, new business creates jobs. as it happens here, all the new jobs in america are really created by the small business. and how we encourage that, how... what the governments in our part of the world need to do to really help the culture of entrepreneurship to move forward we have a lot of things to learn from the united states, actually. >> rose: you were born in sudan. >> yes. >> rose: you were an engineer. >> yes, and i did work a little bit in sudan in the postal service, as you call it. then i went to u.k. to do my masters in ph.d. and i ended up as an academic. my specialty was in mobile communications. >> rose: what can be said about your timing is amazing. >> it was wonderful. this was long before cellular came. so that was a subject of my research. when british telecom was about to launch the first mobile service in the u.k., they invited me to go on as technical director. so i was an engineer. it was an accident after that, charlie. i never dreamed to be a businessman. i never planned to be a businessman. i got fed up with the way things happen where half of the company
and equality in america. and i think the country we live in today as arthur less jer used to say, this is the structure of roosevelt. modern america. and who loved roosevelt more than ronald reagan? >> rose: indeed. >> i remember seeing ronald reagan at the white house with congressman pepper once. >> rose: claude pepper from florida. >> claude peper from florida. president reagan said "franklin roosevelt, i voted for him four times. he was certainly greatest president of this century." >> rose: you were investment banker who was once involved in politics and had a lot of public service. a lawyer then investment banker and you spent a lot of time in a commitment to franklin roosevelt in terms... not just this. >> i've had the great opportunity of my life. i started with wild bill donovan >> rose: he was the head of what became the c.i.a.. >> he was the counter of o.s.s. he was ambassador to southeast asia under eisenhower and i was his executive assistance in those days. then i was associated with robert kennedy having been his assistance when he was attorney general. great frien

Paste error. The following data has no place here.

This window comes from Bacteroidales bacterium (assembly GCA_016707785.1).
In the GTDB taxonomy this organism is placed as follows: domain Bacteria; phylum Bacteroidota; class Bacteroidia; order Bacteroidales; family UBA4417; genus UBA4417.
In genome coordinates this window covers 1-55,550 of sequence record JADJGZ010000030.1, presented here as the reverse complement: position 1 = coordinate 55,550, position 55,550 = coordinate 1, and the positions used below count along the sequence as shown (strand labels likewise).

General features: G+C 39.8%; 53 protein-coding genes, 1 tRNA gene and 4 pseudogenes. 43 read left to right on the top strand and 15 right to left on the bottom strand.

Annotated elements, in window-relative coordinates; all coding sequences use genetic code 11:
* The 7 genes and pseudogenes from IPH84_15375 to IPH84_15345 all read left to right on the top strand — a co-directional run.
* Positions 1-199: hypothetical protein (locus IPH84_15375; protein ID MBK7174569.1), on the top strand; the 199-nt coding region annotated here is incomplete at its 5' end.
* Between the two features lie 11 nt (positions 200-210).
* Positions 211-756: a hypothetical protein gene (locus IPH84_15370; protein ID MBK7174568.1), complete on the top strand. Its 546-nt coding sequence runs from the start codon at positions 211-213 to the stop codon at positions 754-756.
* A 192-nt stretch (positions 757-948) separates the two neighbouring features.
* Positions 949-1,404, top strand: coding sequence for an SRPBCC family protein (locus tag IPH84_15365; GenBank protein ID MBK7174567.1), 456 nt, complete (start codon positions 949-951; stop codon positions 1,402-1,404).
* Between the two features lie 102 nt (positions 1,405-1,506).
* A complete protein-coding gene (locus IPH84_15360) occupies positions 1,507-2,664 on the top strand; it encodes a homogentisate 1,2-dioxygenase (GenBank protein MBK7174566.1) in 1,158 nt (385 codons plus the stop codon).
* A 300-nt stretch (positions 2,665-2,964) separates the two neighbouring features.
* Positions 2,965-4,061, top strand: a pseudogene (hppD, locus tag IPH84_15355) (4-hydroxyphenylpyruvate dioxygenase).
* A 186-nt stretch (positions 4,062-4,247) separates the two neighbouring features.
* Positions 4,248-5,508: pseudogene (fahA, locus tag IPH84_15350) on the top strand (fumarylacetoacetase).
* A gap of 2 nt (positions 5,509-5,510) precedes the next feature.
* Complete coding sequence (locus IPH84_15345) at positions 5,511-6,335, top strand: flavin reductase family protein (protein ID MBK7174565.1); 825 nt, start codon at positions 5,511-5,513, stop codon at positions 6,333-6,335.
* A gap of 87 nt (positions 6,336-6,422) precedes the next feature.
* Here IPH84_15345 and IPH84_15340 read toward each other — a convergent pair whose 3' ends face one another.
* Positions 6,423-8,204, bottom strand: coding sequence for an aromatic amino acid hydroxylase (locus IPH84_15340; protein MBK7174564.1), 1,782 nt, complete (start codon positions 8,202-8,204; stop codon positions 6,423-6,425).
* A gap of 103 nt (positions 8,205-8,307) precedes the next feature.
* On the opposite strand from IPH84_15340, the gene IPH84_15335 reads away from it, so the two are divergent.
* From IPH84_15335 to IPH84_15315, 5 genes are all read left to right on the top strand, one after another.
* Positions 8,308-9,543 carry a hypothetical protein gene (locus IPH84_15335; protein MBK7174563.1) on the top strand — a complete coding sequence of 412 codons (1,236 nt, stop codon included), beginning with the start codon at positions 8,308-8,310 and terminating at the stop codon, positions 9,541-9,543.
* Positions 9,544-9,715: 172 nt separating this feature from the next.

's not so much about there was wrongdoing or whether there was illegality but in the sense that america has impression about the way things were done. an impression which leads to whatever consequence? >> i think that's absolutely right. and it's an impression of a sort of ugly series of facts where you had winners and a lot of lot of losers and how that played out and the facts of these cases just doesn't put wall street in the best light. >> rose: because in the end there is this connection which people feel. there are a lot of people in the united states-- because unemployment rates suggest it, a lot of other things suggest in the terms of it may be the recovery is beginning, but a lot of people over the last two years have been hurt. >> you bet. >> rose: and they are now looking around and trying to understand why and how long and they look at this and say "it certainly didn't make life better for me, did it?" you >> you bet. and don't forget people's 401(k)s that were severely damaged. so it's not just the borrowers who took on too much home or the people who bought the mortgage securi
Search Results 0 to 49 of about 96 (some duplicates have been removed)